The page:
Note: We’ve recently begun a Sunday School series, entitled, “The Local Church.” These articles are intended to provide some additional insight.
“For the body is not one member, but many…Now you are Christ’s body, and individually members of it.” (1 Corinthians 12:14;27)
This morning in Sunday School, we began to discuss the Biblical foundation for church membership. Now, you may be thinking to yourself, “Church membership is in the Bible”? It’s a good question to ask. And the answer is both “no” and “yes”. You see, the words, “church membership”, never actually appear anywhere in the New Testament. There is no “address” that you can to and definitively say, “the Bible says in (book, chapter, verse) about church membership.” That’s the “no” portion of the answer.
Remember, though, I said that church membership is in the Bible. Now, you may be thinking, “Pastor Will has lost his mind. One minute he says it’s not in the Bible, and the next he says that it is!” Bear with me, as we take a short detour. If you were to look in the Bible for the word, “trinity”, you will come up empty. That word is nowhere to be found in Scripture, but the idea is found all over, both in the Old and New Testaments. And while we often look for specific words, Scripture often gives us specific patterns.
So, while the words, church membership, are nowhere to be found, the idea is found throughout the New Testament. In fact, the evidence is both implicit and explicit. This week, we will look at the implicit evidence. Consider a few basic truths:
Matthew 16: Jesus tells Peter that he will build his church on the rock.
· Matthew 18: Jesus gives instructions on how to practice church discipline.
· Matthew 28: Jesus commissions the disciples (who would become the Apostles, or early church leaders).
· Acts 1: Jesus repeats His commission to the disciples—telling them they would be His witnesses throughout the world.
Why are these portions of Scripture fascinating? Because in these passages, and many others, Jesus speaks of the church prior to its existence! These portions of the Gospel help lay the foundation for the rest of the New Testament teaching concerning the church and its members. Jesus tells the disciples, and by extension us, that His people will assemble as the church, and that they would function in specific ways for specific purposes.
Still not convinced? That’s okay. Let’s continue our journey through the New Testament. Consider this:
· 13 (possibly 14) New Testament letters were written to local churches, with each letter giving specific instructions to the respective congregation.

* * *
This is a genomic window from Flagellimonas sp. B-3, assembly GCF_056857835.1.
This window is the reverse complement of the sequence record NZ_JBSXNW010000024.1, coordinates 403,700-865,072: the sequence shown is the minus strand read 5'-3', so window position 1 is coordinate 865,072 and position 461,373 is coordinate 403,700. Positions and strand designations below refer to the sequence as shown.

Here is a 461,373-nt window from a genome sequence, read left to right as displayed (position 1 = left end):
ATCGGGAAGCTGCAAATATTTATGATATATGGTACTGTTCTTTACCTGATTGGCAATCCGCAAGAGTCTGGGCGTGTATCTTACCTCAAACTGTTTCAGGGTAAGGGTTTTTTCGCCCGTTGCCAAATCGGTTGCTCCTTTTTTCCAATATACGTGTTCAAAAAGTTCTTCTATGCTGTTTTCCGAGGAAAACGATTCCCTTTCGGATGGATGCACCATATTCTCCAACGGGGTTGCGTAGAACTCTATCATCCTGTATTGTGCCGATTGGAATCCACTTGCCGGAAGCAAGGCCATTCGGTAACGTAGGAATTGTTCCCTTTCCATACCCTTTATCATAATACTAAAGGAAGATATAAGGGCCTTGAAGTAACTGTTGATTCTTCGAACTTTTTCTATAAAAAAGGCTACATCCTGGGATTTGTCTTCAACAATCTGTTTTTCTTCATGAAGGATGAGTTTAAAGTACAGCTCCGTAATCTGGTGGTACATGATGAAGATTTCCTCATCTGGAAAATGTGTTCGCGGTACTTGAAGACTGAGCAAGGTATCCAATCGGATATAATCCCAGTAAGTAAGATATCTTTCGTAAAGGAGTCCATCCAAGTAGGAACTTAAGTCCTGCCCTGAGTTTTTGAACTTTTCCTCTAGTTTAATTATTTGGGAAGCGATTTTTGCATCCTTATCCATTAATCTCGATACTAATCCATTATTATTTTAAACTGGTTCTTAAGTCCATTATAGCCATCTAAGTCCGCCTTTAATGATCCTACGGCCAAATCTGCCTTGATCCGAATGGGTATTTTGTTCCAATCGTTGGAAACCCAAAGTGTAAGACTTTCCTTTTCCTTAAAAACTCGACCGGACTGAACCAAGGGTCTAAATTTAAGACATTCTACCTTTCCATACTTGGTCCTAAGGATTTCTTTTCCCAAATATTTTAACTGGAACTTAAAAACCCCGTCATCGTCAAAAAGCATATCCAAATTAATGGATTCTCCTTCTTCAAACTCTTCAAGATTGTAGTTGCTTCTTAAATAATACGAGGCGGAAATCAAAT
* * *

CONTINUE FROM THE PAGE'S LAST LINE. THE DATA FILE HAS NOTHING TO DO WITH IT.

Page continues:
When you open your Bible and read from Romans, Galatians, Hebrews, etc. you are reading a letter written to a specific local church (or local churches), addressing specific issues, correcting specific errors, and directed to specific people. In Philippians, when Paul writes about Epaphroditus, the church knew exactly who was he was.
Each of the New Testament letters are unique; however, the beauty of Scripture is its unity. Even though Romans and Ephesians were written to different local churches, the content of the letters are cohesive. In other words, Paul’s command to obey government authorities (Romans 13), was applicable to the Ephesians. Likewise, his exhortation to pursue church unity (Ephesians 4), was equally important to the Romans. The New Testament letters, written to a local church, and then circulated among other local churches, makes a compelling case for church membership.
By now, I’m hoping that you can see a pattern starting to emerge. But, if you’re like me, you need to be thoroughly convinced. There’s some more evidence I want you to consider:
· There are 59 “one another” passages in the New Testament. And, they are not limited to just the church letters. You will find these “one another” passages in the Gospels and book of Acts.
There are some who wrongly assume that Christianity is merely “my personal walk with Jesus.” That’s only partly correct. Every person must trust Christ for the forgiveness of sins on their own. Once a person becomes a Christ follower, he or she has a call to commitment and community. You see, the New Testament doesn’t teach a “lone wolf” Christianity. We exist to be in relationship with God AND His people.
Here’s a fun Bible-reading fact: repetition is important.
If God tells us something in His word just once, it should be important to us. If He tells us twice, we should take note. But, when He tells us 59 times, then we better snap to attention.
Here’s the truth of it: you simply cannot be obedient to God’s Word apart from committing to a local church. I’ll anticipate a question that some will inevitably ask: “Do I need to join a church in order to be obedient? What if I just attend every week? I’ll answer those questions in the coming weeks—stay tuned!